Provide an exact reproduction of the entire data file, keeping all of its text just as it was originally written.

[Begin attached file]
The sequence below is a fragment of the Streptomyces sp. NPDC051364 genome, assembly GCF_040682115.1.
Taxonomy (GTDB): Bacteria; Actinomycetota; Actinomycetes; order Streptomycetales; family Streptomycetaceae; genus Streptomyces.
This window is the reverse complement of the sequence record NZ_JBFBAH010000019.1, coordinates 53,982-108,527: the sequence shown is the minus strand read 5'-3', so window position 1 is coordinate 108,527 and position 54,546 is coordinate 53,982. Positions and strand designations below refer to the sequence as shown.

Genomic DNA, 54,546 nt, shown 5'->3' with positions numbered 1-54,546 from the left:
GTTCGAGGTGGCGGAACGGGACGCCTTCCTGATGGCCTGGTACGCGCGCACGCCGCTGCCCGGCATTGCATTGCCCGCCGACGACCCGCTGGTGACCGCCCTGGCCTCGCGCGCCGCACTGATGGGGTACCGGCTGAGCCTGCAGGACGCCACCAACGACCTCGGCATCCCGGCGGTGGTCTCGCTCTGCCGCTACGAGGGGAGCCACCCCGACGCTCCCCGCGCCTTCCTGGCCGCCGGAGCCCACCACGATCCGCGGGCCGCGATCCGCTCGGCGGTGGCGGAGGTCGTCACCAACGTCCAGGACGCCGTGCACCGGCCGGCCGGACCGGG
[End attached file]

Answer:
The sequence below is a fragment of the Streptomyces sp. NPDC051364 genome, assembly GCF_040682115.1.
Taxonomy (GTDB): Bacteria; Actinomycetota; Actinomycetes; order Streptomycetales; family Streptomycetaceae; genus Streptomyces.
This window is the reverse complement of the sequence record NZ_JBFBAH010000019.1, coordinates 53,982-108,527: the sequence shown is the minus strand read 5'-3', so window position 1 is coordinate 108,527 and position 54,546 is coordinate 53,982. Positions and strand designations below refer to the sequence as shown.

Genomic DNA, 54,546 nt, shown 5'->3' with positions numbered 1-54,546 from the left:
GTTCGAGGTGGCGGAACGGGACGCCTTCCTGATGGCCTGGTACGCGCGCACGCCGCTGCCCGGCATTGCATTGCCCGCCGACGACCCGCTGGTGACCGCCCTGGCCTCGCGCGCCGCACTGATGGGGTACCGGCTGAGCCTGCAGGACGCCACCAACGACCTCGGCATCCCGGCGGTGGTCTCGCTCTGCCGCTACGAGGGGAGCCACCCCGACGCTCCCCGCGCCTTCCTGGCCGCCGGAGCCCACCACGATCCGCGGGCCGCGATCCGCTCGGCGGTGGCGGAGGTCGTCACCAACGTCCAGGACGCCGTGCACCGGCCGGCCGGACCGGG